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Author: Joseph Beatty, PhD; CAHPT Director of Digital Experience
On the week of July 24, 2023, Classical American Homes Preservation Trust hosted two days of archaeological investigations at Ayr Mount. Faculty and graduate students from Clemson University and the University of North Carolina—Chapel Hill conducted ground penetrating radar (GPR) surveys of two locations to learn more about features that are hidden beneath the surface.
GPR is very useful, because it allows archaeologists to carry out non-destructive investigations of a site. Without tools like this, we would need to remove significant amounts of soil to look for things that may (or may not) be present, a process that can be both time consuming and irreversible.
Dr. Jon Marcoux from the Clemson University Graduate Program in Historic Preservation led GPR examination of the Ayr Mount cemetery. The stone wall and iron fence around the cemetery are in need of repair, so the goal of this work was to see if there were any unmarked graves or features that might be impacted. Historical records suggest the likelihood of at least two burials for which we do not find headstones.
With this in mind, Dr. Marcoux and his students surveyed a perimeter starting six feet outside the walls and everything within. Preliminary results appear to confirm that there are a few unmarked burials inside the walls and none outside. They also identified areas of fill dirt along the north wall and noted what is likely some paving stones near the gate. This is encouraging data, as it gives us the information we need to proceed safely and respectfully with the stabilization and repair of the wall and fence.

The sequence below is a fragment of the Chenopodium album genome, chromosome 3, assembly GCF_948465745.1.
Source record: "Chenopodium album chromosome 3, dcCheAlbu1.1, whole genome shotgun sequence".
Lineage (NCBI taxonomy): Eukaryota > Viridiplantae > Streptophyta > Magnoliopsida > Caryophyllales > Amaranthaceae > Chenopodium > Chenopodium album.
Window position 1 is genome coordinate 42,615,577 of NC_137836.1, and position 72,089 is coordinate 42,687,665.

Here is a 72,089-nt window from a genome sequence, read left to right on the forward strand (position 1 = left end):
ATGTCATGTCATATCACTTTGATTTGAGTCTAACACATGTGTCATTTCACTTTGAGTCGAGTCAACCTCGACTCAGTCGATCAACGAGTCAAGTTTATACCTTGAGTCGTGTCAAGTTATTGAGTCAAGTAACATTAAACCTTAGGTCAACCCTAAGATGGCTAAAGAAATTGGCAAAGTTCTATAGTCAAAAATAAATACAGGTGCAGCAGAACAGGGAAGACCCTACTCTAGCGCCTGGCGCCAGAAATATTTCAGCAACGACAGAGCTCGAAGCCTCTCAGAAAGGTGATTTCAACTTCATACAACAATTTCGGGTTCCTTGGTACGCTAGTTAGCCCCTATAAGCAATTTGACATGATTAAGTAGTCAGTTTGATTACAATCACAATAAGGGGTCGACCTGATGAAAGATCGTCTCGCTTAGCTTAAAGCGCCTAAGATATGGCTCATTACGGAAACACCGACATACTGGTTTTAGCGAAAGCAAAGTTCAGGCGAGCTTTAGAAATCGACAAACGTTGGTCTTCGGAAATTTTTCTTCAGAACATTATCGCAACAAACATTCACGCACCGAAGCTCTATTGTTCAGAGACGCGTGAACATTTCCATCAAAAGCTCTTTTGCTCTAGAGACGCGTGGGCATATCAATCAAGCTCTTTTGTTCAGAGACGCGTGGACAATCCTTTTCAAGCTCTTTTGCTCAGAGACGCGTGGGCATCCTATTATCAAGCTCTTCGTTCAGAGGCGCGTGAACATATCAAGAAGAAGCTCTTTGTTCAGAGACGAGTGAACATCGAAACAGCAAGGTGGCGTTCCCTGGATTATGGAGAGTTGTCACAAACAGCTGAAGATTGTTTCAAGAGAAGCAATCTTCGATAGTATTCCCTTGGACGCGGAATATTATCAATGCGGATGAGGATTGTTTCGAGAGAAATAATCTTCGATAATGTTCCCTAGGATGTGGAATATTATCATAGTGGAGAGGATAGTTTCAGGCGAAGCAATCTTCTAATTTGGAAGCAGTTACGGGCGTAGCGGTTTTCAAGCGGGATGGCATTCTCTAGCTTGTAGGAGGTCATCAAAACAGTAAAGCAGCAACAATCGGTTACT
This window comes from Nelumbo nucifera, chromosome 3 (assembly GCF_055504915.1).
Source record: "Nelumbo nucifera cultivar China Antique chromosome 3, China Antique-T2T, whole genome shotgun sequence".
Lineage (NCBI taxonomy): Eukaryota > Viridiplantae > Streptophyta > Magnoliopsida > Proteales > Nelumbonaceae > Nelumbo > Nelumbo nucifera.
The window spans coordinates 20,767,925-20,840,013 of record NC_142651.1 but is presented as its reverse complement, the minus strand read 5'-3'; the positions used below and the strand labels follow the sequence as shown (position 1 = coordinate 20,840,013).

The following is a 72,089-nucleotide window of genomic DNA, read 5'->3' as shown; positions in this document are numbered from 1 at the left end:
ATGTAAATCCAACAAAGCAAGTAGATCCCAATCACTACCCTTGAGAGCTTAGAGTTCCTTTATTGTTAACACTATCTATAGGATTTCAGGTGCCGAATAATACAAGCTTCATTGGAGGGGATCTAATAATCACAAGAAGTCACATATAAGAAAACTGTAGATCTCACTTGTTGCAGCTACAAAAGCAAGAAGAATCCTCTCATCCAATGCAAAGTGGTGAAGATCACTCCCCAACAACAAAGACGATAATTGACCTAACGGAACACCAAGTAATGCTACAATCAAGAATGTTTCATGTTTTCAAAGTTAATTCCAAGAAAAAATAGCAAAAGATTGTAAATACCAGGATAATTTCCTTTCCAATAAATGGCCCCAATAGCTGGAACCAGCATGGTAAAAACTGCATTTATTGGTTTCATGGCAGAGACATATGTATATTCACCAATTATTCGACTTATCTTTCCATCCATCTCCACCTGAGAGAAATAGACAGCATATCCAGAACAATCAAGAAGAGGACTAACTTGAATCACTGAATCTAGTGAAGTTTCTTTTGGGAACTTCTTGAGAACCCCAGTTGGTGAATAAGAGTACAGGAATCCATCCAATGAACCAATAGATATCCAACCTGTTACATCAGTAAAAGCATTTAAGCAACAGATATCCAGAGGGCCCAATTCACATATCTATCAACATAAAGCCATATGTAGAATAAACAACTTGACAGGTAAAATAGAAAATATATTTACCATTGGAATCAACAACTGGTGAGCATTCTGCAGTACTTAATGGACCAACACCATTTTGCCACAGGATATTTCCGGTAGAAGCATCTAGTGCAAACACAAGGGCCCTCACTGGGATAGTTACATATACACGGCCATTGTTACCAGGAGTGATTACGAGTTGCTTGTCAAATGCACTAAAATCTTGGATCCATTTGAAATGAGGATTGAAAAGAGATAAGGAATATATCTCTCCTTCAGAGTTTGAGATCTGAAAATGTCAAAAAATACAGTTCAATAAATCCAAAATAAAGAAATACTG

On the south side of the house, Dr. Mary Beth Fitts from UNC Research Laboratories of Archaeology directed a group of graduate students in search of Ayr Mount’s original support buildings. Historical records suggest that a kitchen, well, icehouse, and shed were located just to the southeast of the home. The team used GPR to survey an 11,000 square foot area where there was a high likelihood the buildings were located. Preliminary results from this investigation show evidence of structural remains consistent with the outbuildings we were looking to find.
These findings are important in several ways. First, this is the only tangible evidence we have so far about the workspaces that provided the daily necessities of food and water to the household. In addition, these spaces were built for and used exclusively by the enslaved people who provisioned the Kirkland family. Finally, buildings like kitchens were also dwelling places where enslaved people not only labored, but also lived. We know that this kind of information is vitally important to helping us provide the fullest interpretation of historic homes and their histories.
Ground penetrating radar is not wholly conclusive—it only tells you that something is there, not what that thing is. We cannot know for certain what is underground without digging down to see. Fortunately, GPR results can help archaeologists make targeted excavations that minimize disruption to a site while still revealing important discoveries.
As our university partners continue to analyze the data they collected, we expect to learn more about the many layers of Ayr Mount’s past.
Projects like this are yet another way Classical American Homes Preservation Trust supports educational opportunities for students who are training for professions in the field. See how these experiences impact the students–in their own words–on our YouTube channel.